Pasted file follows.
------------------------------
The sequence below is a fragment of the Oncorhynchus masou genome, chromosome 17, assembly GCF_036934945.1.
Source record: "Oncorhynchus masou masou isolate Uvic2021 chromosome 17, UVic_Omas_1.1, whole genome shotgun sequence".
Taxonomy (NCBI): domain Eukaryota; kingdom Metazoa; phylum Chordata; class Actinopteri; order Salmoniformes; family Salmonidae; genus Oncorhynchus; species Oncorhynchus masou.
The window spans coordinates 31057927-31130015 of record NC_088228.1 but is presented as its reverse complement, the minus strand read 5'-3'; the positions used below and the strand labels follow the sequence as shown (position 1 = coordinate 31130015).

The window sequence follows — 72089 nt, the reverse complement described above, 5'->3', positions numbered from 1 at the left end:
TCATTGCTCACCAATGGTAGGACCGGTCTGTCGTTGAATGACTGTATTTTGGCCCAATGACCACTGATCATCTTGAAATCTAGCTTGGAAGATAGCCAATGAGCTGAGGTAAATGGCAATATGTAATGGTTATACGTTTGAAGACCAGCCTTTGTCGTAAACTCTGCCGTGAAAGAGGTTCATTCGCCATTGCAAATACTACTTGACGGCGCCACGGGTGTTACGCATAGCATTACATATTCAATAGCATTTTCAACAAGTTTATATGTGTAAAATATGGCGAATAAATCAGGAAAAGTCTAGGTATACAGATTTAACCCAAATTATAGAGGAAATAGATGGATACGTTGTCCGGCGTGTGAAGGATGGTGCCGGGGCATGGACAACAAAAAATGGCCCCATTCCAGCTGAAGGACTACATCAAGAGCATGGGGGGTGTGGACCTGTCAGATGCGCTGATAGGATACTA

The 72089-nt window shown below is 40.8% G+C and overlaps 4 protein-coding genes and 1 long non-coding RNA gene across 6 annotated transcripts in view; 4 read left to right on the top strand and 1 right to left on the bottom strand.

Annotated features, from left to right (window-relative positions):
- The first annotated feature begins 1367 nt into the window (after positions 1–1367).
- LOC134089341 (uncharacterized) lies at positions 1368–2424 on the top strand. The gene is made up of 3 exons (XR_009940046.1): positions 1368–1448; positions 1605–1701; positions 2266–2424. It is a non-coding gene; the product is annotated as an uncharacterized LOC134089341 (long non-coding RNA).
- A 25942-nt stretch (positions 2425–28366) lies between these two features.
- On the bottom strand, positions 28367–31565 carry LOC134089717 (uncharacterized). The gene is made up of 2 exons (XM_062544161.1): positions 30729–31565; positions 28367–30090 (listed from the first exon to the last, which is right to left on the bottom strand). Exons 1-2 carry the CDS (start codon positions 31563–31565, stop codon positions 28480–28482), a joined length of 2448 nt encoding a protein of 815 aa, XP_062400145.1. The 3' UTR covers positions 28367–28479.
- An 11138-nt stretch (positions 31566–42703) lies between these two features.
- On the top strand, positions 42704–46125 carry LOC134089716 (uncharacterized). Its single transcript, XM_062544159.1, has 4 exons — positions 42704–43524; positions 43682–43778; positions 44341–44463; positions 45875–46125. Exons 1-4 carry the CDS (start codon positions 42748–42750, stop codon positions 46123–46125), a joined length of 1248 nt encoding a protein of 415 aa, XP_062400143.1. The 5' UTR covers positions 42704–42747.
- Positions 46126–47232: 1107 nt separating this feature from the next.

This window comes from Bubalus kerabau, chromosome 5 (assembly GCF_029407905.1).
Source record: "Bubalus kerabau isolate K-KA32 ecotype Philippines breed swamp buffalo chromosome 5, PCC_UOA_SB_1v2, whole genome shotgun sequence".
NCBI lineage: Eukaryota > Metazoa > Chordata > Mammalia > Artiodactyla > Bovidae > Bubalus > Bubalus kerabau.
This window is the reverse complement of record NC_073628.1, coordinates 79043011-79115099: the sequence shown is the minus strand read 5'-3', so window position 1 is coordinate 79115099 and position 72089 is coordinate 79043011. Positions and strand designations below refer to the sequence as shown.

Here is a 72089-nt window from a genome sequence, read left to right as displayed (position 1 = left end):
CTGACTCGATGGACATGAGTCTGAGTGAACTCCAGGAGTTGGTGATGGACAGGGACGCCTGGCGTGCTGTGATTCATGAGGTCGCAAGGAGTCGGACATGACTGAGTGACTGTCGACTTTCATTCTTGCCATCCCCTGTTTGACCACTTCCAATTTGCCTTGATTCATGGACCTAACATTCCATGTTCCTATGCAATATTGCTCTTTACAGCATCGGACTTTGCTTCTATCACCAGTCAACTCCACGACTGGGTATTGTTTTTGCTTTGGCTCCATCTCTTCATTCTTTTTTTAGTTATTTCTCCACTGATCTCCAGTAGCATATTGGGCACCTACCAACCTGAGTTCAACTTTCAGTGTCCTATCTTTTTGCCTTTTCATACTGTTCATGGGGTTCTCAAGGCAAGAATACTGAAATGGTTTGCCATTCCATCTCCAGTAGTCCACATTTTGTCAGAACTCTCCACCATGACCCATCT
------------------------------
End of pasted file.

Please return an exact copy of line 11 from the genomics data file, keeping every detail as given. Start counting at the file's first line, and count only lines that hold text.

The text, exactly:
- A 25942-nt stretch (positions 2425–28366) lies between these two features.